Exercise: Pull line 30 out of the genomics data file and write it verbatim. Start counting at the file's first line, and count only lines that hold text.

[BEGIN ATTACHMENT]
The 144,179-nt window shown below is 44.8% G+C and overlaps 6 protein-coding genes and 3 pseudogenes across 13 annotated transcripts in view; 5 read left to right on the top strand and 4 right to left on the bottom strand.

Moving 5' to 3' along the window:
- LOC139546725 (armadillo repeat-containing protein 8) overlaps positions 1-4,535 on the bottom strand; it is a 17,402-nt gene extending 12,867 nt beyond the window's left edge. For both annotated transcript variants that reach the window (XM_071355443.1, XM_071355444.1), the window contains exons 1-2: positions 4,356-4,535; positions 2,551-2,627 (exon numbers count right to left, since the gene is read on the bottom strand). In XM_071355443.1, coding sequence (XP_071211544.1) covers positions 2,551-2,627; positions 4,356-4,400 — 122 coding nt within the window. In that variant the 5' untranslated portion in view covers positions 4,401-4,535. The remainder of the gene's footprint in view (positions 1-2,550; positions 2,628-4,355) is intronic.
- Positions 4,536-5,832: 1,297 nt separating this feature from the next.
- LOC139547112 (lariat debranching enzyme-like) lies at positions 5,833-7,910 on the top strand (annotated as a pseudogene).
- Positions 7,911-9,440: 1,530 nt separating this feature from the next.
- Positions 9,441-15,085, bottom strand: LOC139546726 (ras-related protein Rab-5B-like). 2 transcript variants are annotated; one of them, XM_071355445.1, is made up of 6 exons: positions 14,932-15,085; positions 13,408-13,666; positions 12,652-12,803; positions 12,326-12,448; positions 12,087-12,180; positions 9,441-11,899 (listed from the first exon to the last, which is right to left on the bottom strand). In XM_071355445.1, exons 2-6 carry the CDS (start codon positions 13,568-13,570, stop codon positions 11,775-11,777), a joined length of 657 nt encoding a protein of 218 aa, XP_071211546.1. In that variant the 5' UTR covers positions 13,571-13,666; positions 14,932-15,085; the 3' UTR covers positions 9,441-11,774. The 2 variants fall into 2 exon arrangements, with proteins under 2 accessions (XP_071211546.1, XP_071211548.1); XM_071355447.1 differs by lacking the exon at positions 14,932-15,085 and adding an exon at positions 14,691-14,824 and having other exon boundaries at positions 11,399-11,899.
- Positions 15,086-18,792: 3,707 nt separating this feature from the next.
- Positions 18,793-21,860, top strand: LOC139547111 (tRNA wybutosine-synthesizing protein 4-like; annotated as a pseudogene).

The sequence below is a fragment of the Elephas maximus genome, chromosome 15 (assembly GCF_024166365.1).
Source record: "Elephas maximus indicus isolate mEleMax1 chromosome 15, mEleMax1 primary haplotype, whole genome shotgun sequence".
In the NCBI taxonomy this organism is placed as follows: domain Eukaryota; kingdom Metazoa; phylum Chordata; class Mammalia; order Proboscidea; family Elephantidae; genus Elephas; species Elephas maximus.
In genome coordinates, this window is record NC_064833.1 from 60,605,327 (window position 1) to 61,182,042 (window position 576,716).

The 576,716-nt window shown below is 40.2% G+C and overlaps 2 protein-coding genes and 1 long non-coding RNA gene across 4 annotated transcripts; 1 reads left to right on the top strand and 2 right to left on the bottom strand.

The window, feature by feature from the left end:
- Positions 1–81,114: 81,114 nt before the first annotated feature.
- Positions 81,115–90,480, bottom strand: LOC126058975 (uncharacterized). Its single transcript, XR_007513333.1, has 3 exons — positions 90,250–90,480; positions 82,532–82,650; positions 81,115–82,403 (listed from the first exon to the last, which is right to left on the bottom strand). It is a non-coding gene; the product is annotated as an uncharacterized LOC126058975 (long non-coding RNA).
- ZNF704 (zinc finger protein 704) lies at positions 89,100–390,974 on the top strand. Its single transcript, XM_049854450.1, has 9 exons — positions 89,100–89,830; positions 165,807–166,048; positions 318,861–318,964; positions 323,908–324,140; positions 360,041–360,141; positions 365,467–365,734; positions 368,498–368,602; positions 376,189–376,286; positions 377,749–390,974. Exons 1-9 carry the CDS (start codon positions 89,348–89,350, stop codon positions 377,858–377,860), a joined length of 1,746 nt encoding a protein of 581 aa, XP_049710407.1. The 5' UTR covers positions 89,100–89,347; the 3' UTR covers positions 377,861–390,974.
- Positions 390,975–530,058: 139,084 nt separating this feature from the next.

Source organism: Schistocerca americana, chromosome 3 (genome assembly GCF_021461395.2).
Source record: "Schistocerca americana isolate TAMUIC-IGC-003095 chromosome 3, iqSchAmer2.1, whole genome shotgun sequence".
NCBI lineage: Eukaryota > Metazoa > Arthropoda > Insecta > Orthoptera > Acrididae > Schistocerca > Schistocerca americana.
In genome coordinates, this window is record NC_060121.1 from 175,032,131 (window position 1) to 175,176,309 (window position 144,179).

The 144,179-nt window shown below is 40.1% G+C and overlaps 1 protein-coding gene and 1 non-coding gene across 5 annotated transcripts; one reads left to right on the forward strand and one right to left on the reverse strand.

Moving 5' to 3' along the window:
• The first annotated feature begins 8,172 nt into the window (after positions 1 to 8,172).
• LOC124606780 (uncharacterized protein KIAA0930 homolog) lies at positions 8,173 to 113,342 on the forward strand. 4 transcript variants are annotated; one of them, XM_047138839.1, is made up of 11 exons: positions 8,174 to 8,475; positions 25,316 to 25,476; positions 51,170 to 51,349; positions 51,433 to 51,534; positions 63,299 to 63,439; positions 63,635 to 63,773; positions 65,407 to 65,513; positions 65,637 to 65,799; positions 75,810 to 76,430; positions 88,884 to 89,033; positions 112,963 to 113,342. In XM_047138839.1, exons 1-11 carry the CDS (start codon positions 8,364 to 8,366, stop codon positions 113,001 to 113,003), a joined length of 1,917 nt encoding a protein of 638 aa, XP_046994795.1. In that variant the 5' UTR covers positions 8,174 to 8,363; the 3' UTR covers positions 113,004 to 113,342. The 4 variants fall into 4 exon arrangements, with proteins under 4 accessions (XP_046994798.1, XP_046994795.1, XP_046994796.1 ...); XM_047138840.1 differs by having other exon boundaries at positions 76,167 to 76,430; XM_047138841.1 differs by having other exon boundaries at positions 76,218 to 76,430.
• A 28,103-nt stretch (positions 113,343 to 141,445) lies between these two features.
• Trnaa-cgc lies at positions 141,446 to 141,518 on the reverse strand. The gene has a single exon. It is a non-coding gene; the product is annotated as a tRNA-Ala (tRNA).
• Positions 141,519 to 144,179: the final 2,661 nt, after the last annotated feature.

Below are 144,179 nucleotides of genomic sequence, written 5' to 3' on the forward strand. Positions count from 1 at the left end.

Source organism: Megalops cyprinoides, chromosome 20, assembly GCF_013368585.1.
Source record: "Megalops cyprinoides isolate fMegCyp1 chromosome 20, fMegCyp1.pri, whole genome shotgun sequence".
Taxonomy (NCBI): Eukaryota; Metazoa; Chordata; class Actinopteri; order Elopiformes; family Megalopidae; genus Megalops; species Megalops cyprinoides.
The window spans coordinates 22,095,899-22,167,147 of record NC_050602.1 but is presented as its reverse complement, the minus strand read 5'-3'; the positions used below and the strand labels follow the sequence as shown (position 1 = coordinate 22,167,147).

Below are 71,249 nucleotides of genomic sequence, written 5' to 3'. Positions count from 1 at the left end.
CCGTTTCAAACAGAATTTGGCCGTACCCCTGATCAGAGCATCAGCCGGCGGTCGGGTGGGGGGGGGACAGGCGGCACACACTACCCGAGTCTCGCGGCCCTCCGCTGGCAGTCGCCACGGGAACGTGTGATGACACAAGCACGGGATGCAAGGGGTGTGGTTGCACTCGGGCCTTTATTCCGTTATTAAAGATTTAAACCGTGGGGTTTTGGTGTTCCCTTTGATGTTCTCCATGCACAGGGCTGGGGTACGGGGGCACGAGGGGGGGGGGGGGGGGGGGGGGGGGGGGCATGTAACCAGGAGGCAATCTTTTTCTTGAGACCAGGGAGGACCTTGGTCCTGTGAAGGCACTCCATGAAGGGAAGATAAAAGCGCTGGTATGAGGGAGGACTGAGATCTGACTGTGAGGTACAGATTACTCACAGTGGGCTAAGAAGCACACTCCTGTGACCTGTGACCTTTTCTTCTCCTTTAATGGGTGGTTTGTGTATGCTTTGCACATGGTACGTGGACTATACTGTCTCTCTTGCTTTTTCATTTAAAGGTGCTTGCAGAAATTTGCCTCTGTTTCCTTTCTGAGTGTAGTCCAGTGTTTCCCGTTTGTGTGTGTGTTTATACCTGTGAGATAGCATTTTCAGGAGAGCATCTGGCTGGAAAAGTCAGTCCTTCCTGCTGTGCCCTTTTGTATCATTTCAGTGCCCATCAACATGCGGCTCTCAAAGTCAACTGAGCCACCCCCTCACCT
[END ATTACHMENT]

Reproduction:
• Positions 141,519 to 144,179: the final 2,661 nt, after the last annotated feature.